The talented and speedy prospect signed a contract at Anfield in 2006 after he rejected the chance to to remain with French side St. Etienne. He announced his arrival on the Anfield stage a year later when he scored a stunning 25-yarder in front of the Kop end on his full debut in the Carling Cup win over Cardiff City.

Despite the vote of confidence from Benitez, Nabil's ambition is to become the first French/Morrocan to play for Liverpool and Morroco on a regular basis. And the winger, hopeful of being involved in many more games down the line, feels he now belongs in the senior squad.

"I have to work hard and inshallah (God willing) improve and prove my worth and play my part for the first team.

“I feel as though I am more at home at the club now. I’ve been gaining more confidence by coming on more, and now I just have to keep on going, work hard and try and play many more games. You have to forget about the big names you are playing with and try to show people what you can do. I have to keep at this level. The manager has said to me that he wanted to give me more chances in the first-team. He told me that I had to work hard and listen to advice and take my opportunities when they come.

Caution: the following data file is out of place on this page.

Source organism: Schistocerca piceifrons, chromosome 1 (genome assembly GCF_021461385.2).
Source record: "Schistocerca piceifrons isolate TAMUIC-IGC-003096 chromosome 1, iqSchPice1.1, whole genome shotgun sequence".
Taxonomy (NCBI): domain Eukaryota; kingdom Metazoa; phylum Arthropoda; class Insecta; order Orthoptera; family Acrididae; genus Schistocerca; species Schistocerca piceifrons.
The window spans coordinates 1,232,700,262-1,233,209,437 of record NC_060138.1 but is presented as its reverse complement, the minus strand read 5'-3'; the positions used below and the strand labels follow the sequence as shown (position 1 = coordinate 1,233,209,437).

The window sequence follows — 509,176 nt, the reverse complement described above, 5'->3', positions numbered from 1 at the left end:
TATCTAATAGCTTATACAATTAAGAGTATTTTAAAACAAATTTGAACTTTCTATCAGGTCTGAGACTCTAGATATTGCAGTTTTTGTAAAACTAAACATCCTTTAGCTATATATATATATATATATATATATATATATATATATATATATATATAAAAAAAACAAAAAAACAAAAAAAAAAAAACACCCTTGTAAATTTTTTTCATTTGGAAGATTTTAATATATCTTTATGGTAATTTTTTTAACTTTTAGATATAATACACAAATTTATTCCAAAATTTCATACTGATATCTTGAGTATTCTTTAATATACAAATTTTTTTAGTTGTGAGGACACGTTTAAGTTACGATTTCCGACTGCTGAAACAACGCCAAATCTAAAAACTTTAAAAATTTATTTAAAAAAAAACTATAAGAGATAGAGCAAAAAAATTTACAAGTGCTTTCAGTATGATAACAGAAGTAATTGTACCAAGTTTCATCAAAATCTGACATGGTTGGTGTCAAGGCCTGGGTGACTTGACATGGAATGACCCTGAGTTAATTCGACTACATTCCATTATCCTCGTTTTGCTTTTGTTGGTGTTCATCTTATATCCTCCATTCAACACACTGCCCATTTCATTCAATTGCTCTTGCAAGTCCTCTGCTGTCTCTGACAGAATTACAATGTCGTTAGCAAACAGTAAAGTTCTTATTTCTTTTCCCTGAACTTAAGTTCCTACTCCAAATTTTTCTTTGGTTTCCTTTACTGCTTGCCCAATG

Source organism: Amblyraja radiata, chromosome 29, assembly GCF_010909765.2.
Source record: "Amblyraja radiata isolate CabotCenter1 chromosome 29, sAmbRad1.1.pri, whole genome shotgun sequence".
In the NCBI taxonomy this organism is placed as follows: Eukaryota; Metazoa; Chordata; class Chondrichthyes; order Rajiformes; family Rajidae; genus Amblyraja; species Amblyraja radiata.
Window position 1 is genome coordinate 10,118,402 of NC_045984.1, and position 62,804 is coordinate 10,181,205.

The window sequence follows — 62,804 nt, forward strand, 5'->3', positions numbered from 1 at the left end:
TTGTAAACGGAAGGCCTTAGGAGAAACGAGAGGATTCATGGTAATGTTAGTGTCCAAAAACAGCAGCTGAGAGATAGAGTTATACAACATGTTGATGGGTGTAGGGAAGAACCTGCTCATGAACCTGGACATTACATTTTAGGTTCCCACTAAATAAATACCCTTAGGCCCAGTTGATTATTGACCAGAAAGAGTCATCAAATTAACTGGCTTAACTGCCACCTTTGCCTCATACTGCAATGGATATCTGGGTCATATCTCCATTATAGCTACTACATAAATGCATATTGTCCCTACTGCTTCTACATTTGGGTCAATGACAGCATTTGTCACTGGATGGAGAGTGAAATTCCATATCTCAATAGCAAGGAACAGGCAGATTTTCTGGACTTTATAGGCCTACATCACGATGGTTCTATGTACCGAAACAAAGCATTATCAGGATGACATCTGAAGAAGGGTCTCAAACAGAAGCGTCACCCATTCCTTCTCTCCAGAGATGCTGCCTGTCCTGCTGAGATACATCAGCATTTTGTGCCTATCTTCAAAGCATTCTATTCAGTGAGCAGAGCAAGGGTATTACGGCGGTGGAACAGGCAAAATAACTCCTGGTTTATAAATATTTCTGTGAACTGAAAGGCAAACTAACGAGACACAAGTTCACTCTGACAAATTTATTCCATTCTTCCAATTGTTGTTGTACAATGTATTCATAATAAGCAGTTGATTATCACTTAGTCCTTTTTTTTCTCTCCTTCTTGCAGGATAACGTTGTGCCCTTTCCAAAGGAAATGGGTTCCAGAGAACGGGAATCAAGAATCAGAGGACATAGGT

“As I have said, I also love playing for Morroco and want to make a big impact. I have a lot of work to do and keep my feet on the ground but it was great to score in front of the Kop and now I am living the dream."

Casting his mind back to his childhood, Nabil speaks about his upbringing. Born in the city of Nimes in the south of France, Nabil, along with 15-year-old brother Karim, was brought up by parents Kasem, an agricultural worker, and Amina, who works in a denim clothing factory. Fiercely proud of his roots, Nabil explains the word denim is derived from the French serge de Nimes - a type of fabric from Nabil’s home city which traces back to France prior to the 17th century.
 
Nabil feels he owes what he has become today to the efforts of his parents. “Although I couldn’t afford to buy a football shirt when I was young, we were from a good normal area,” he explains. “I always wanted to be a professional footballer that was all. I left home (with his parents’ approval) to play in St Etienne when I was 17. I was on my own as a young boy. I was told to be careful and look after myself by my parents. I try to spend as much time as I can with my family and friends.”